Designing vSphere Environments for High Availability
Of course disaster recovery is important for any datacenter; but it's even better to not have to recover from a disaster.
As much as running an enterprise-class datacenter for the fun of it would be a dream job for some folks, that position doesn't exist, and funding a datacenter with Monopoly money hasn't happened yet. As it turns out, a datacenter is either the support system or the lifeblood of a business. In some cases, the services provided by the datacenter are internal-only and provide messaging services, file storage and host applications. Other times, the datacenter hosts customer-facing workloads like a Software-as-a-Service (SaaS) platform or an E-commerce site. In either example, it's vital to the organization that the datacenter systems stay online and available.
As one of the largest shifts in datacenter architecture in the past decade, virtualization has become the de facto method of provisioning server infrastructure in most enterprises. With the ability to drive efficiency and scale by packing more workloads into the same physical footprint, server virtualization is an economical advantage. With this advantage, however, comes one big risk: By the nature of this architecture, all the proverbial eggs are in one basket.
Bill Laing, corporate vice president of the Server and Cloud Division at Microsoft, famously wrote in a blog post, "The three truths of cloud computing are: hardware fails, software has bugs and people make mistakes." As such, designing a virtualized server infrastructure must take into account these risks to uptime. The system (vSphere, in the case of this article) must be designed with failure in mind.
Because failure is a guarantee, what can be done to minimize the impact on production workloads?
Of course disaster recovery is important for any datacenter; but it's even better to not have to recover from a disaster.
Use a vSphere HA Cluster
Using a vSphere HA cluster (shown in Figure 1) is paramount to running a production environment on vSphere. Possibly the most important reason to cluster ESXi hosts, High Availability (HA) allows the platform to intelligently restart workloads when a failure has occurred. The impact of this design decision -- HA vs. no HA -- is enormous; HA can be the difference between five minutes of downtime and five hours.
The primary function of HA is to monitor for ESXi host failures in the cluster. If a host fails, either by losing power, experiencing a hardware malfunction, or losing access to network or storage resources, HA will automatically (within about five minutes) begin to re-launch those unavailable virtual machines (VMs) on another host.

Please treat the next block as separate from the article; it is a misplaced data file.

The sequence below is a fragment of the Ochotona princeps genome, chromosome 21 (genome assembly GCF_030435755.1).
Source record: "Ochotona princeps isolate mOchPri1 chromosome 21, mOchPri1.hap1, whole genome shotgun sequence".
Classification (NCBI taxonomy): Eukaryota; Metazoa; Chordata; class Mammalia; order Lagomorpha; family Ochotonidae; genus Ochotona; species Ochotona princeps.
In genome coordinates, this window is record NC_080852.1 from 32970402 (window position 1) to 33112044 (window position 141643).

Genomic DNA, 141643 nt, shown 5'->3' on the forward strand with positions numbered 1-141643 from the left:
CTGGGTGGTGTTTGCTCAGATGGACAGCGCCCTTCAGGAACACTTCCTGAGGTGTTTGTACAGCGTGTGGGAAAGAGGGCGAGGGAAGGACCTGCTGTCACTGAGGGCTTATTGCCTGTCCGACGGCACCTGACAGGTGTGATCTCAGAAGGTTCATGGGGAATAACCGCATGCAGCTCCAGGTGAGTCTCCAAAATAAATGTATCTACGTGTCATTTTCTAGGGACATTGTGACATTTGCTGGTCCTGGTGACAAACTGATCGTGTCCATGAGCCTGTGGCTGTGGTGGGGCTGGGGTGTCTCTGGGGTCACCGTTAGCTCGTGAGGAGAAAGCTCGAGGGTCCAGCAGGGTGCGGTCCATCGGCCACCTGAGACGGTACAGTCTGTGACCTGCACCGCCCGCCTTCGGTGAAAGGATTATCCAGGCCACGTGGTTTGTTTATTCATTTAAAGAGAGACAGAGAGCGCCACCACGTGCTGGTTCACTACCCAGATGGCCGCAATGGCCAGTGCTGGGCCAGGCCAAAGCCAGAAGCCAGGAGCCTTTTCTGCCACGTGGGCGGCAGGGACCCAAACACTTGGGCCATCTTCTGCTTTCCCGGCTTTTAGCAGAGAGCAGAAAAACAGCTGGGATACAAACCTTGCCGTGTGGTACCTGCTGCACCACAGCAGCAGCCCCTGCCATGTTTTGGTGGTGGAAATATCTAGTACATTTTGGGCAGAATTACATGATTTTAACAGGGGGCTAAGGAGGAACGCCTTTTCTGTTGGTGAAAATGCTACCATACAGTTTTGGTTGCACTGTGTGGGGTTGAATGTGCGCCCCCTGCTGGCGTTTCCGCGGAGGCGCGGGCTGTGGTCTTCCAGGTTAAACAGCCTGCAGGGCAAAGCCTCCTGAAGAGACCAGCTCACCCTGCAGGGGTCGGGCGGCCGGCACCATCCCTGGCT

Because rebooting VMs due to a small network blip would cause more harm than good, HA has a few mechanisms to verify whether failure has actually occurred.
Isolation Response Address: The first mechanism HA uses for failure verification is called the Isolation Response Address. When a host is participating in an HA cluster, it constantly attempts to ping this address to determine whether it still has network connectivity.
Out of the box, HA uses the default gateway of the management vmkernel interface as the address to test. A VMware Inc. recommended best practice that isn't configured automatically is to set up an alternate isolation response address. In the event that the default gateway of vmk0 is unreachable, HA will continue down the list of up to 10 other addresses to test. The Advanced Option to specify this alternate address is das.isolationaddressX, where X is a number from zero to nine.
Datastore Heartbeating: In conjunction with testing the availability of the Isolation Response Address, HA also uses a mechanism called Datastore Heartbeat to verify whether a failure has occurred. This is less useful in environments where many types of traffic share the same physical networking; but if the storage network is segregated, datastore heartbeats could help show that a host is up despite the isolation address being unreachable. An accidental HA failover would be avoided in this case.
Datastore Heartbeat selects two datastores based on the cluster configuration, and creates a folder on each called .vSphere-HA. The heartbeat files in this folder are updated on a regular basis by each host in the cluster. Capacity utilization isn't a concern, as this folder only consumes around 3MB on VMFS-5.
Because the point of HA is to be able to make VMs available again in the event of a failure, it would make little sense if precautions weren't taken to ensure that resources would be available to start those VMs once a failure occurs.
This is the purpose of Admission Control. In plain terms, Admission Control (when enabled and configured properly) is HA's guarantee that any running VMs in the cluster can be powered on on a surviving host. Without Admission Control, it's the Wild West when it comes to an HA failover, and only the strong survive the chaos.